Another such case is that of Johnny Depp, a successful and wealthy actor who was publicly accused of domestic violence by his ex-wife, Amber Heard. In 2016, Heard divorced Depp and obtained a temporary restraining order against him, by claiming that he was physically and verbally abusive to her when intoxicated. Depp denied these claims, and suggested that they were part of an attempt to secure a premature financial settlement from the divorce. A settlement was reached some months later, and Heard lifted the restraining order and signed a joint statement partially retracting her accusations. A security guard present at some of the alleged incidents suggests that it was Heard who repeatedly abused Depp. Depp was never tried or convicted for domestic violence, but was embroiled in a long and expensive series of civil court cases. By this time, however, Depp had been subjected to a massive cancel campaign on the Internet which had effectively destroyed his career. From being one of the world’s most sought-after actors, he became a pariah and virtually unemployable. His earnings from movies fell from $35 million in 2017 to $4 million in 2018 – the latter coming from independent films, since he was effectively boycotted by the major studios. He was removed from the Pirates of the Caribbean franchise, which he largely made with his acting ability, losing over $20 million per subsequent film made. Two years later, Depp was still being described as a “wife beater” in the more salacious sections of the press, leading to his removal from acting projects and resultant financial losses. In 2022, Depp was awarded damages for several of Heard’s claims, which the court deemed defamatory and malicious. The award of $10 million was far less than his actual losses – although his reputation has now partly recovered.
Ad these cases show, the court of public opinion passes its own judgements, ahead of and unconstrained by the official law courts. Its judgements do not go along with those of the official courts and do not involve any of the checks or procedures. Someone can suffer massive reputational and financial losses from such public reactions, regardless of the legal standing of accusations against them. This is not just a random impact: the court of the public is itself conducted by someone.
Nobody is too big to be affected by cancel culture. Actors, businesspeople, politicians, and writers are all affected. Even someone as powerful as Donald Trump has been permanently banned from Twitter. Status and money did not protect him. The action taken against him is simple. The blow to his reputation is powerful. At the same time, nobody is too insignificant to potentially be targeted. For those with few means to respond, an outcry over an off-message remark can easily lead to job loss, jail, and exile from social media. This has a chilling effect on political culture, and is moving ever closer to destroying the public arena of discussion. People now face sanctions of various kinds for challenging the official results of elections, for opposing COVID-19 lockdowns or raising the issue of antivirals, for posting material from Russian news sources, for supporting protests which later turn rowdy, for advocating civil disobedience, for not being sufficiently outraged about the latest news event, for not taking part in a cancel campaign, for liking the wrong TV show, for telling a sick joke. All too often, people can be criminalized under vaguely worded laws if someone takes offense at their comments. But even when a comment is legally protected, cancel campaigns can cost someone their jobs, their friends, their social media accounts, their reputations. On the most controversial issues (such as abortion, gun control, transgender issues, Israel-Palestine), where both sides engage in cancel campaigns, the only way to stay safe is to stay silent. And even if someone avoids making controversial statements entirely, they can be targeted by malicious adversaries with false accusations. The attacker can similarly be almost anyone, from state security services to business rivals to people with a grudge.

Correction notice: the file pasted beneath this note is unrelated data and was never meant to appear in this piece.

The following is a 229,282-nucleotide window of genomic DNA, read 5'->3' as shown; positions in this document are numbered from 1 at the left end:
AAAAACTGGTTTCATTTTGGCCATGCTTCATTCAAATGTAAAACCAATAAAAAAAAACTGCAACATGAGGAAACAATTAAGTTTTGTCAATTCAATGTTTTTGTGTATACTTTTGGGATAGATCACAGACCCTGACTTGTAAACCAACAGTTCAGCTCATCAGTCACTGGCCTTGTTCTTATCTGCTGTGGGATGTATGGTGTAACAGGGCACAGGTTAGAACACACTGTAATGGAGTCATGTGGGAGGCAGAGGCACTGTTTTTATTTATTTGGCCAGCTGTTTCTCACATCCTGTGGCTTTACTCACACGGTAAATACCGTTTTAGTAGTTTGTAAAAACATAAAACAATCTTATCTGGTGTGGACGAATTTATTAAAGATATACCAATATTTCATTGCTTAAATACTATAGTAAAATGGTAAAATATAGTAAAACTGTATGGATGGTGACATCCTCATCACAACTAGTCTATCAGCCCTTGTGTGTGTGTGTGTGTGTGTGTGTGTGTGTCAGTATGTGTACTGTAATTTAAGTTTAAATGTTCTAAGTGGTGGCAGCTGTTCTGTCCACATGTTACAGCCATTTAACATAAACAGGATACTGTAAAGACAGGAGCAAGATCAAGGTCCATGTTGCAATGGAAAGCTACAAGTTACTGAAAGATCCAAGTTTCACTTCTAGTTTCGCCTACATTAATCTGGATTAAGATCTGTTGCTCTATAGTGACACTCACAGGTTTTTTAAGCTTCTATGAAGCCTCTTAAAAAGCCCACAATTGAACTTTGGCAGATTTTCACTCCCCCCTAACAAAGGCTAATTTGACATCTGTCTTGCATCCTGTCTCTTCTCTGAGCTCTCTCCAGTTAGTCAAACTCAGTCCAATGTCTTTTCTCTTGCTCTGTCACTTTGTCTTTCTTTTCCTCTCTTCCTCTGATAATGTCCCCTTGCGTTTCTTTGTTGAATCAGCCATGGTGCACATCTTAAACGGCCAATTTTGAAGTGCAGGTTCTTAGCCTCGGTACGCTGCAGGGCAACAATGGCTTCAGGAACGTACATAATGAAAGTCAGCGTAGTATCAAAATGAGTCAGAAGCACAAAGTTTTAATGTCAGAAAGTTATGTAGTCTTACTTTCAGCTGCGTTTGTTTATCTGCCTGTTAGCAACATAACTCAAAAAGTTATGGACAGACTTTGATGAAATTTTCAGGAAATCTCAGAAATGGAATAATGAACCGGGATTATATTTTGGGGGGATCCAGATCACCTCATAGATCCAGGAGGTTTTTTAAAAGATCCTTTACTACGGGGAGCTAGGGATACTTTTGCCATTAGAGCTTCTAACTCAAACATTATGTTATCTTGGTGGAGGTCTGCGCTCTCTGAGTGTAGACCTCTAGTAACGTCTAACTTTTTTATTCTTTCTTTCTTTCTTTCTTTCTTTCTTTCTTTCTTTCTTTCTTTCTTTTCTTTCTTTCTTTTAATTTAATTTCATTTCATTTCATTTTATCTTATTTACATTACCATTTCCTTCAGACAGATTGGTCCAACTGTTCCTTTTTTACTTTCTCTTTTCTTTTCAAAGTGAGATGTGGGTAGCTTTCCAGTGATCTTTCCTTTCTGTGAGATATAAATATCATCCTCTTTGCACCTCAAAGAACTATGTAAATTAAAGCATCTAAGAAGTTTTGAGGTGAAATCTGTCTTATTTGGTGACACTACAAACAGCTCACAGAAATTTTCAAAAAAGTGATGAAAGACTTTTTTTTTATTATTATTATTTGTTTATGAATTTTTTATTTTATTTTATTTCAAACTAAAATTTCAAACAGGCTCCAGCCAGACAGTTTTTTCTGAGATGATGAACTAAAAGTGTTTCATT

There is terrible scope for things to get worse. The Chinese social credit model, which is being imported already into Italy, formalizes cancel culture as a method of state control. And if there have not yet been rigged elections or false flag operations protected from exposure behind the veil of cancel culture, it creates an opportunity-structure which ensures that sooner or later, there will be. Someone who is happy enough to see Trump supporters cancelled and witch-hunted will be less happy if the same methods are used later against Black Lives Matter or Antifa, and vice-versa.